You might also ask if there's any particular reason why we would use a neural net. If we're to train a neural net to play chess, we need to be able to:
1. Feed it positions as input vectors (easy enough),
2. Decide on an output format. Perhaps a distribution over possible moves (but then, how to represent that such that the meaning of a specific output cell doesn't change drastically based on the board state? Or perhaps instead, we let the resulting board state after a candidate move be the input, and let the output be a score that represents the desirability of that state. That'll require exponentially more forward/backprop passes, though.
3. Provide it with an error signal to whatever output vector it produces. This is the really tricky bit, since we don't know whether a given move will result in victory until the very end.
Do we play the game to the very end, storing decisions as we go, and then at the end, replay each input, feeding it an error signal if we lost? This will give the same error to the good moves as to the ones that actually lost the game. With enough games, this will work, since the good moves will get positive feedback a bit more often than negative, and vice versa for the bad ones. But it'll take a lot of games. More than a human is going to be willing to play. We can have different networks learn by playing against each other, but not on 1996 hardware.
Do we instead provide a score based on another heuristic of the board state? In that case, why not just use minimax? It's provably optimal for a given heuristic up to however many moves deep we look, and it doesn't need training.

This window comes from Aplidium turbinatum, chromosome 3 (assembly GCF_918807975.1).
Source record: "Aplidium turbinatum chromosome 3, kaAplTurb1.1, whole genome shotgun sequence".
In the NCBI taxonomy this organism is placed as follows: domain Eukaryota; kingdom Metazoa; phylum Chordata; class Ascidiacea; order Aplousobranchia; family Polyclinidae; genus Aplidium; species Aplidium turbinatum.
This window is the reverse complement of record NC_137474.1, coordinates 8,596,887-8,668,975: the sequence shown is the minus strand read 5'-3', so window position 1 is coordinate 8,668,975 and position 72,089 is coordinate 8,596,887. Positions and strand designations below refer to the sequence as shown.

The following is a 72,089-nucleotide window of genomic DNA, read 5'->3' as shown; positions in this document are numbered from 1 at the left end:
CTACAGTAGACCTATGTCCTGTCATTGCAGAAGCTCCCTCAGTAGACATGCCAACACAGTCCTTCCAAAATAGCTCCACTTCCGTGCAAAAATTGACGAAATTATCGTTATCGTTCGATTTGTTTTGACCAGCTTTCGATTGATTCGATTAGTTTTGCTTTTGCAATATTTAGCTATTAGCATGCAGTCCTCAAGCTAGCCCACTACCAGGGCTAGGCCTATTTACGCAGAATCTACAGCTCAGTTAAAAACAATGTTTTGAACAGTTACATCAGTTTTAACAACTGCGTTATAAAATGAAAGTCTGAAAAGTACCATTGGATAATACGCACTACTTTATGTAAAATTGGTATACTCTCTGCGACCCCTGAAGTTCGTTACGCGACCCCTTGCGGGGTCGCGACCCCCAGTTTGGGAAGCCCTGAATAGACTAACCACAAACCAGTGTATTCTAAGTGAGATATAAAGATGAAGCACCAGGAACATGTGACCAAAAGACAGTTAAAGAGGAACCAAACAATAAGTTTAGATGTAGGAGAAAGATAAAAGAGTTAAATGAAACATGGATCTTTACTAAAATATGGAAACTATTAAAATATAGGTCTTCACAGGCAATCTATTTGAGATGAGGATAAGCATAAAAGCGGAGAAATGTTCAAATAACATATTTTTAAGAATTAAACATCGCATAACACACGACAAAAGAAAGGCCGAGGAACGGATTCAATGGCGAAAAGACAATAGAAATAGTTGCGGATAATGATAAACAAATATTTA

Add to this the fact that if we don't choose a good representation at each of these steps, there's a good chance that the network will only learn the positions it's specifically been trained on, rather than generalizing to unseen states, which is the main reason for using a neural network in the first place.
It's certainly possible to use neural nets to learn chess (DeepMind's approach can be found here, for instance), but they're not a natural fit to the problem by any means. Minimax, by contrast, fits the problem very well, which is why it was one of the techniques used by Deep Blue. Neural nets are an amazing tool, but they're not always the right tool for the job.
I didn't stress this point much, since K.C. already brought it up, but training large neural nets require us to perform a huge number of matrix vector multiplications, and this wasn't especially practical before GPUs got powerful and cheap.